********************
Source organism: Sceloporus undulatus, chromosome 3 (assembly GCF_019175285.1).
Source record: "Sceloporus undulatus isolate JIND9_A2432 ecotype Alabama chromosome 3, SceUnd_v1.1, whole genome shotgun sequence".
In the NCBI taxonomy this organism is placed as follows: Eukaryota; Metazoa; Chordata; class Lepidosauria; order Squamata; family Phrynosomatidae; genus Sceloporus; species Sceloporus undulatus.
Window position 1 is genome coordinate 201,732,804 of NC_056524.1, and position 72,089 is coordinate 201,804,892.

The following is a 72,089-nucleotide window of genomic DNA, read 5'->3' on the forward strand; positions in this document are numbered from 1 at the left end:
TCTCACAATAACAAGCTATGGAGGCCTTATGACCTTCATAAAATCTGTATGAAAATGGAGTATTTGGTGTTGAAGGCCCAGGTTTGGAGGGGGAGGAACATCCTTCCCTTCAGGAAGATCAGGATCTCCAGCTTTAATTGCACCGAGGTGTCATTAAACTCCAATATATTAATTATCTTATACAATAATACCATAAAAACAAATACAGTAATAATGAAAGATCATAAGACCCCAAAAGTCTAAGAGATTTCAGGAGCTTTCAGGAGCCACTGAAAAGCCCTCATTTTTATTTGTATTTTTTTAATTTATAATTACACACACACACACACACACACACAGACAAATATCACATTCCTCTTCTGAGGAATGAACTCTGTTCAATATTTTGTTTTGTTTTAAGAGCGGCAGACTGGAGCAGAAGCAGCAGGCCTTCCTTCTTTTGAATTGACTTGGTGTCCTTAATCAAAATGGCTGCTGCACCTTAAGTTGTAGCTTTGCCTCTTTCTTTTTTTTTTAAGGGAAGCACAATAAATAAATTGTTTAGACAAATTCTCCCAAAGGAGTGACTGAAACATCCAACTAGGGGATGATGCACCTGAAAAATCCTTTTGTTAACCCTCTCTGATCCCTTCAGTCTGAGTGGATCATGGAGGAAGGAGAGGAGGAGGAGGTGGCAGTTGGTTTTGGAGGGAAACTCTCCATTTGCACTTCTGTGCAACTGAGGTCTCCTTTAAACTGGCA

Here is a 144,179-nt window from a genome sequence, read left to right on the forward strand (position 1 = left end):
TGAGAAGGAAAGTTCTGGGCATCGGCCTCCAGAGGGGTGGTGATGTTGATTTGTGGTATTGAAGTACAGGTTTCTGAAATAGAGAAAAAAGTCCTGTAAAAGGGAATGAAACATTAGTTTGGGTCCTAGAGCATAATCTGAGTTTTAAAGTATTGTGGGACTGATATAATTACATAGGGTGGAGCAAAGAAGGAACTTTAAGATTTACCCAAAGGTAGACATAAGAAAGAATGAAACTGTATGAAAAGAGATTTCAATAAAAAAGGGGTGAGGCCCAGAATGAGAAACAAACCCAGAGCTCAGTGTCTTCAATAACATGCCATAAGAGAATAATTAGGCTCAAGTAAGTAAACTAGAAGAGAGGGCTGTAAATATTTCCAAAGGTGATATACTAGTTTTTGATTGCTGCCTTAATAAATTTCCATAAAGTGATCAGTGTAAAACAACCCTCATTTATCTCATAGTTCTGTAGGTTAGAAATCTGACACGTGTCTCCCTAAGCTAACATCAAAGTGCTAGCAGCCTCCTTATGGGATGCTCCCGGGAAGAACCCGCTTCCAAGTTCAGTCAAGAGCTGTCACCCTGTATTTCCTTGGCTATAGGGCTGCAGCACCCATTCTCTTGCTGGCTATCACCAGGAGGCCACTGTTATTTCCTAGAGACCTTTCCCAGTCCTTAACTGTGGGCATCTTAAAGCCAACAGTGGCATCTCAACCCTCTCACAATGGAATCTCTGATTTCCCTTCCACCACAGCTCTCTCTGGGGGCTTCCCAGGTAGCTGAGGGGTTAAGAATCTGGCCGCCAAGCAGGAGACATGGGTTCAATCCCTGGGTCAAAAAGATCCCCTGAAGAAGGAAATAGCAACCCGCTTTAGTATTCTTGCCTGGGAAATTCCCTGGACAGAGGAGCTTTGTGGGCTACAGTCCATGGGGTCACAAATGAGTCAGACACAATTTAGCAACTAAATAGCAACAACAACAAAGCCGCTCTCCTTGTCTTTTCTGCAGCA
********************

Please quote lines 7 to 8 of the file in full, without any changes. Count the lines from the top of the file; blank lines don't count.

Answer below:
Here is a 144,179-nt window from a genome sequence, read left to right on the forward strand (position 1 = left end):
TGAGAAGGAAAGTTCTGGGCATCGGCCTCCAGAGGGGTGGTGATGTTGATTTGTGGTATTGAAGTACAGGTTTCTGAAATAGAGAAAAAAGTCCTGTAAAAGGGAATGAAACATTAGTTTGGGTCCTAGAGCATAATCTGAGTTTTAAAGTATTGTGGGACTGATATAATTACATAGGGTGGAGCAAAGAAGGAACTTTAAGATTTACCCAAAGGTAGACATAAGAAAGAATGAAACTGTATGAAAAGAGATTTCAATAAAAAAGGGGTGAGGCCCAGAATGAGAAACAAACCCAGAGCTCAGTGTCTTCAATAACATGCCATAAGAGAATAATTAGGCTCAAGTAAGTAAACTAGAAGAGAGGGCTGTAAATATTTCCAAAGGTGATATACTAGTTTTTGATTGCTGCCTTAATAAATTTCCATAAAGTGATCAGTGTAAAACAACCCTCATTTATCTCATAGTTCTGTAGGTTAGAAATCTGACACGTGTCTCCCTAAGCTAACATCAAAGTGCTAGCAGCCTCCTTATGGGATGCTCCCGGGAAGAACCCGCTTCCAAGTTCAGTCAAGAGCTGTCACCCTGTATTTCCTTGGCTATAGGGCTGCAGCACCCATTCTCTTGCTGGCTATCACCAGGAGGCCACTGTTATTTCCTAGAGACCTTTCCCAGTCCTTAACTGTGGGCATCTTAAAGCCAACAGTGGCATCTCAACCCTCTCACAATGGAATCTCTGATTTCCCTTCCACCACAGCTCTCTCTGGGGGCTTCCCAGGTAGCTGAGGGGTTAAGAATCTGGCCGCCAAGCAGGAGACATGGGTTCAATCCCTGGGTCAAAAAGATCCCCTGAAGAAGGAAATAGCAACCCGCTTTAGTATTCTTGCCTGGGAAATTCCCTGGACAGAGGAGCTTTGTGGGCTACAGTCCATGGGGTCACAAATGAGTCAGACACAATTTAGCAACTAAATAGCAACAACAACAAAGCCGCTCTCCTTGTCTTTTCTGCAGCA